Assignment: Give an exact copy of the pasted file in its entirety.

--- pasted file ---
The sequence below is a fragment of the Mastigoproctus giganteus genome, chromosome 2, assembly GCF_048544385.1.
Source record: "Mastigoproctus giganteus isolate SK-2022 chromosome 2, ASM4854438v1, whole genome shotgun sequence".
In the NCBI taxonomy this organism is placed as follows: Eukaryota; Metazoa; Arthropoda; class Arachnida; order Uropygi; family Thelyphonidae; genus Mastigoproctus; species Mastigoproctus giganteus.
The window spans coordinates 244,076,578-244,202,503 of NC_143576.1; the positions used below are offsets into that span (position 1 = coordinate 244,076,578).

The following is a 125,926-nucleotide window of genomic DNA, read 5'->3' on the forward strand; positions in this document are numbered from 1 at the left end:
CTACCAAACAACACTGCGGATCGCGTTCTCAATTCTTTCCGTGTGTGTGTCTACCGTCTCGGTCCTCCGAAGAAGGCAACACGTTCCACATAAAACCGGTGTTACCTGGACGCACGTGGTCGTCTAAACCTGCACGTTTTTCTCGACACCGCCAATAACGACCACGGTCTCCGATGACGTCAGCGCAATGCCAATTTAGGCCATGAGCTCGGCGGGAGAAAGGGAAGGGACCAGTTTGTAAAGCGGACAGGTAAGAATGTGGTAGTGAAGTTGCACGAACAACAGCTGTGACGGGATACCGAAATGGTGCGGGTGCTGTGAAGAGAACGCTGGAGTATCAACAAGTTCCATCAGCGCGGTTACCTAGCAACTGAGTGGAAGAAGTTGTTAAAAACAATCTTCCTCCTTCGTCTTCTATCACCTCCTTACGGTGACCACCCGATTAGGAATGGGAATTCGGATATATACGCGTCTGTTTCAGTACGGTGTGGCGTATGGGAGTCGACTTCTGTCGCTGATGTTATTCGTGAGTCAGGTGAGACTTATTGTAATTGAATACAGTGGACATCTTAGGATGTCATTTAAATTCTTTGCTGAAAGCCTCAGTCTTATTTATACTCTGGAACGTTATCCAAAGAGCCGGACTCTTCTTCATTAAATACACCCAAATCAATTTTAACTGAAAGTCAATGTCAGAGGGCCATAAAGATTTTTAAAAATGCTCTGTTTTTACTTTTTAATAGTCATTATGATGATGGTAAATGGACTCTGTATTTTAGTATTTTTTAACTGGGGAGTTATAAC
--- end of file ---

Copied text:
The sequence below is a fragment of the Mastigoproctus giganteus genome, chromosome 2, assembly GCF_048544385.1.
Source record: "Mastigoproctus giganteus isolate SK-2022 chromosome 2, ASM4854438v1, whole genome shotgun sequence".
In the NCBI taxonomy this organism is placed as follows: Eukaryota; Metazoa; Arthropoda; class Arachnida; order Uropygi; family Thelyphonidae; genus Mastigoproctus; species Mastigoproctus giganteus.
The window spans coordinates 244,076,578-244,202,503 of NC_143576.1; the positions used below are offsets into that span (position 1 = coordinate 244,076,578).

The following is a 125,926-nucleotide window of genomic DNA, read 5'->3' on the forward strand; positions in this document are numbered from 1 at the left end:
CTACCAAACAACACTGCGGATCGCGTTCTCAATTCTTTCCGTGTGTGTGTCTACCGTCTCGGTCCTCCGAAGAAGGCAACACGTTCCACATAAAACCGGTGTTACCTGGACGCACGTGGTCGTCTAAACCTGCACGTTTTTCTCGACACCGCCAATAACGACCACGGTCTCCGATGACGTCAGCGCAATGCCAATTTAGGCCATGAGCTCGGCGGGAGAAAGGGAAGGGACCAGTTTGTAAAGCGGACAGGTAAGAATGTGGTAGTGAAGTTGCACGAACAACAGCTGTGACGGGATACCGAAATGGTGCGGGTGCTGTGAAGAGAACGCTGGAGTATCAACAAGTTCCATCAGCGCGGTTACCTAGCAACTGAGTGGAAGAAGTTGTTAAAAACAATCTTCCTCCTTCGTCTTCTATCACCTCCTTACGGTGACCACCCGATTAGGAATGGGAATTCGGATATATACGCGTCTGTTTCAGTACGGTGTGGCGTATGGGAGTCGACTTCTGTCGCTGATGTTATTCGTGAGTCAGGTGAGACTTATTGTAATTGAATACAGTGGACATCTTAGGATGTCATTTAAATTCTTTGCTGAAAGCCTCAGTCTTATTTATACTCTGGAACGTTATCCAAAGAGCCGGACTCTTCTTCATTAAATACACCCAAATCAATTTTAACTGAAAGTCAATGTCAGAGGGCCATAAAGATTTTTAAAAATGCTCTGTTTTTACTTTTTAATAGTCATTATGATGATGGTAAATGGACTCTGTATTTTAGTATTTTTTAACTGGGGAGTTATAAC